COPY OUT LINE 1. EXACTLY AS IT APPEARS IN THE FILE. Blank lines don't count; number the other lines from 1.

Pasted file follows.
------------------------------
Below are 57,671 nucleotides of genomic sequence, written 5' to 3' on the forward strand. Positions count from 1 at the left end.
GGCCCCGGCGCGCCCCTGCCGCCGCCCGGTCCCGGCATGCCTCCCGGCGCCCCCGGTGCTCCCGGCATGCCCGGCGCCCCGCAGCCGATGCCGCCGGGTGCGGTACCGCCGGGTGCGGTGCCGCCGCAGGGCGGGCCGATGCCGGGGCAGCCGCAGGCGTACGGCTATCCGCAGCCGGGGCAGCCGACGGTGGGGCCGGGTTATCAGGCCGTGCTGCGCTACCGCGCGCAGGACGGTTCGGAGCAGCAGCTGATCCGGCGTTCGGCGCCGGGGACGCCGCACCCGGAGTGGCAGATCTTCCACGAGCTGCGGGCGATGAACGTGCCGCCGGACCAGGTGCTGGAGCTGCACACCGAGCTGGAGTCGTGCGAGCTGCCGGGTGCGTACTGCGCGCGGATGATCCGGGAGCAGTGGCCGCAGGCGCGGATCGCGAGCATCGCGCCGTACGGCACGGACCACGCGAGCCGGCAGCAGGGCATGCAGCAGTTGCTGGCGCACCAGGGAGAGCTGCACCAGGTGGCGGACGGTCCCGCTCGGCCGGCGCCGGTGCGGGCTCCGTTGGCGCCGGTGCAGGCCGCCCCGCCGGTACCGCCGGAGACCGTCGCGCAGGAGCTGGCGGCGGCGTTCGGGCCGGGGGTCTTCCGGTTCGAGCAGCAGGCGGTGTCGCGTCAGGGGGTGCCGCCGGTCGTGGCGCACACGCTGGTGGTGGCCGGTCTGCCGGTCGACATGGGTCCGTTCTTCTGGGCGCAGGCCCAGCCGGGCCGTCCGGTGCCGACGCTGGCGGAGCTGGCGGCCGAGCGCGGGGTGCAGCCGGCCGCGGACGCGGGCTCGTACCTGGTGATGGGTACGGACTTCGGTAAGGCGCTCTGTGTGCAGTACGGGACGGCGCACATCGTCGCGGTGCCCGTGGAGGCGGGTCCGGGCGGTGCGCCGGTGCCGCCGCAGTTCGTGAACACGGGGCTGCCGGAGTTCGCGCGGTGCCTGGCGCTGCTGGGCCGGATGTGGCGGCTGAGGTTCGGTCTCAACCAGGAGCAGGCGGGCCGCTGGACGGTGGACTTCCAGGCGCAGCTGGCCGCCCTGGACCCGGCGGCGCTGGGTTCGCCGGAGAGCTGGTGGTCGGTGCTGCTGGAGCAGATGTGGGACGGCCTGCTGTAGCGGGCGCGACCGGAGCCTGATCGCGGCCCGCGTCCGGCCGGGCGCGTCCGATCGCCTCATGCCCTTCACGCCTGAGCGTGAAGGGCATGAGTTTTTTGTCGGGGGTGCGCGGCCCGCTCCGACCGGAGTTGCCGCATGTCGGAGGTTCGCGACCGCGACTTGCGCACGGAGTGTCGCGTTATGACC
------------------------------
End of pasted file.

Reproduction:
Below are 57,671 nucleotides of genomic sequence, written 5' to 3' on the forward strand. Positions count from 1 at the left end.